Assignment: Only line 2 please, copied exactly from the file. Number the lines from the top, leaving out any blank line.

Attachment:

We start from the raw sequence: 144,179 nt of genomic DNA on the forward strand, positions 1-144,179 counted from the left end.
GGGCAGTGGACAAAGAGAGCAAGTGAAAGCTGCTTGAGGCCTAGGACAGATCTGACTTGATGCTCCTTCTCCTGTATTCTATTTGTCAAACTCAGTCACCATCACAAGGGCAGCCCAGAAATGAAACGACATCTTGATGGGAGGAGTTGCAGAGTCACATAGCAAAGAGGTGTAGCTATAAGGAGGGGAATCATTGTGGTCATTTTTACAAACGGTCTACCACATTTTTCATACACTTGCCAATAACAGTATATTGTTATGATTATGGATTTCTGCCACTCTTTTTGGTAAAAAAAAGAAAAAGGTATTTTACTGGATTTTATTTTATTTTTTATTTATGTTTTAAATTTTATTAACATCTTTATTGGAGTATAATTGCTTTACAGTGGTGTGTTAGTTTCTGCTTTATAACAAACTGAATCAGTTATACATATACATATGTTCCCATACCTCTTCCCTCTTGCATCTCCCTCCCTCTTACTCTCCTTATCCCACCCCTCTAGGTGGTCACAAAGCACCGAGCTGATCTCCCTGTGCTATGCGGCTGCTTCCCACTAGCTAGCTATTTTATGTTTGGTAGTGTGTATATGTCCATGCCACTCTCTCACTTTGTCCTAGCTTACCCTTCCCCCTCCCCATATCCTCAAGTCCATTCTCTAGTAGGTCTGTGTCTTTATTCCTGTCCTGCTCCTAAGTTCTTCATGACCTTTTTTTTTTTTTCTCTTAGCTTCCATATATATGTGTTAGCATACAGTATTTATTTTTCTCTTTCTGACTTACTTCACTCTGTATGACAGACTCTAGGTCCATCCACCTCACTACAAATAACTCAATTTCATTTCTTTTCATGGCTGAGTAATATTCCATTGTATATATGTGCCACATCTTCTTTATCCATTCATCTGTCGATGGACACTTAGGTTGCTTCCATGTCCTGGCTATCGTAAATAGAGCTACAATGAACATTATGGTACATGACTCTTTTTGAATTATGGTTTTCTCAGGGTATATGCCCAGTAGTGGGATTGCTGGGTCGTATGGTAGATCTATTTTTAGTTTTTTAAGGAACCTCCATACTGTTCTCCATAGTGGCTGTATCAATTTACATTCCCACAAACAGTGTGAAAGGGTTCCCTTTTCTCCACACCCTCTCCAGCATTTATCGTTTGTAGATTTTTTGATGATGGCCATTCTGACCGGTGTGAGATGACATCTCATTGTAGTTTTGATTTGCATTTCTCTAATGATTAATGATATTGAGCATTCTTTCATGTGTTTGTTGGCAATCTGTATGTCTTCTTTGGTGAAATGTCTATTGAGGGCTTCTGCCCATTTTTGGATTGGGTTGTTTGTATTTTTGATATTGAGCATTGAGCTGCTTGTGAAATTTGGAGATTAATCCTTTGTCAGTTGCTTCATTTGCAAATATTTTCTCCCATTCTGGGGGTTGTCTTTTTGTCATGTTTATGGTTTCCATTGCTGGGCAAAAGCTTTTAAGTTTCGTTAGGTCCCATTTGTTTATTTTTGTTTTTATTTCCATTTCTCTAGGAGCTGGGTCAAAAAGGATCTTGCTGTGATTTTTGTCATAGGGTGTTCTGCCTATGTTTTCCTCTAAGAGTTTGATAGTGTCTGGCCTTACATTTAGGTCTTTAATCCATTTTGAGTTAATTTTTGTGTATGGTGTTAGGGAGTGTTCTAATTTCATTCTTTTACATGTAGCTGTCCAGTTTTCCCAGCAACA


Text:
GGGCAGTGGACAAAGAGAGCAAGTGAAAGCTGCTTGAGGCCTAGGACAGATCTGACTTGATGCTCCTTCTCCTGTATTCTATTTGTCAAACTCAGTCACCATCACAAGGGCAGCCCAGAAATGAAACGACATCTTGATGGGAGGAGTTGCAGAGTCACATAGCAAAGAGGTGTAGCTATAAGGAGGGGAATCATTGTGGTCATTTTTACAAACGGTCTACCACATTTTTCATACACTTGCCAATAACAGTATATTGTTATGATTATGGATTTCTGCCACTCTTTTTGGTAAAAAAAAGAAAAAGGTATTTTACTGGATTTTATTTTATTTTTTATTTATGTTTTAAATTTTATTAACATCTTTATTGGAGTATAATTGCTTTACAGTGGTGTGTTAGTTTCTGCTTTATAACAAACTGAATCAGTTATACATATACATATGTTCCCATACCTCTTCCCTCTTGCATCTCCCTCCCTCTTACTCTCCTTATCCCACCCCTCTAGGTGGTCACAAAGCACCGAGCTGATCTCCCTGTGCTATGCGGCTGCTTCCCACTAGCTAGCTATTTTATGTTTGGTAGTGTGTATATGTCCATGCCACTCTCTCACTTTGTCCTAGCTTACCCTTCCCCCTCCCCATATCCTCAAGTCCATTCTCTAGTAGGTCTGTGTCTTTATTCCTGTCCTGCTCCTAAGTTCTTCATGACCTTTTTTTTTTTTTCTCTTAGCTTCCATATATATGTGTTAGCATACAGTATTTATTTTTCTCTTTCTGACTTACTTCACTCTGTATGACAGACTCTAGGTCCATCCACCTCACTACAAATAACTCAATTTCATTTCTTTTCATGGCTGAGTAATATTCCATTGTATATATGTGCCACATCTTCTTTATCCATTCATCTGTCGATGGACACTTAGGTTGCTTCCATGTCCTGGCTATCGTAAATAGAGCTACAATGAACATTATGGTACATGACTCTTTTTGAATTATGGTTTTCTCAGGGTATATGCCCAGTAGTGGGATTGCTGGGTCGTATGGTAGATCTATTTTTAGTTTTTTAAGGAACCTCCATACTGTTCTCCATAGTGGCTGTATCAATTTACATTCCCACAAACAGTGTGAAAGGGTTCCCTTTTCTCCACACCCTCTCCAGCATTTATCGTTTGTAGATTTTTTGATGATGGCCATTCTGACCGGTGTGAGATGACATCTCATTGTAGTTTTGATTTGCATTTCTCTAATGATTAATGATATTGAGCATTCTTTCATGTGTTTGTTGGCAATCTGTATGTCTTCTTTGGTGAAATGTCTATTGAGGGCTTCTGCCCATTTTTGGATTGGGTTGTTTGTATTTTTGATATTGAGCATTGAGCTGCTTGTGAAATTTGGAGATTAATCCTTTGTCAGTTGCTTCATTTGCAAATATTTTCTCCCATTCTGGGGGTTGTCTTTTTGTCATGTTTATGGTTTCCATTGCTGGGCAAAAGCTTTTAAGTTTCGTTAGGTCCCATTTGTTTATTTTTGTTTTTATTTCCATTTCTCTAGGAGCTGGGTCAAAAAGGATCTTGCTGTGATTTTTGTCATAGGGTGTTCTGCCTATGTTTTCCTCTAAGAGTTTGATAGTGTCTGGCCTTACATTTAGGTCTTTAATCCATTTTGAGTTAATTTTTGTGTATGGTGTTAGGGAGTGTTCTAATTTCATTCTTTTACATGTAGCTGTCCAGTTTTCCCAGCAACA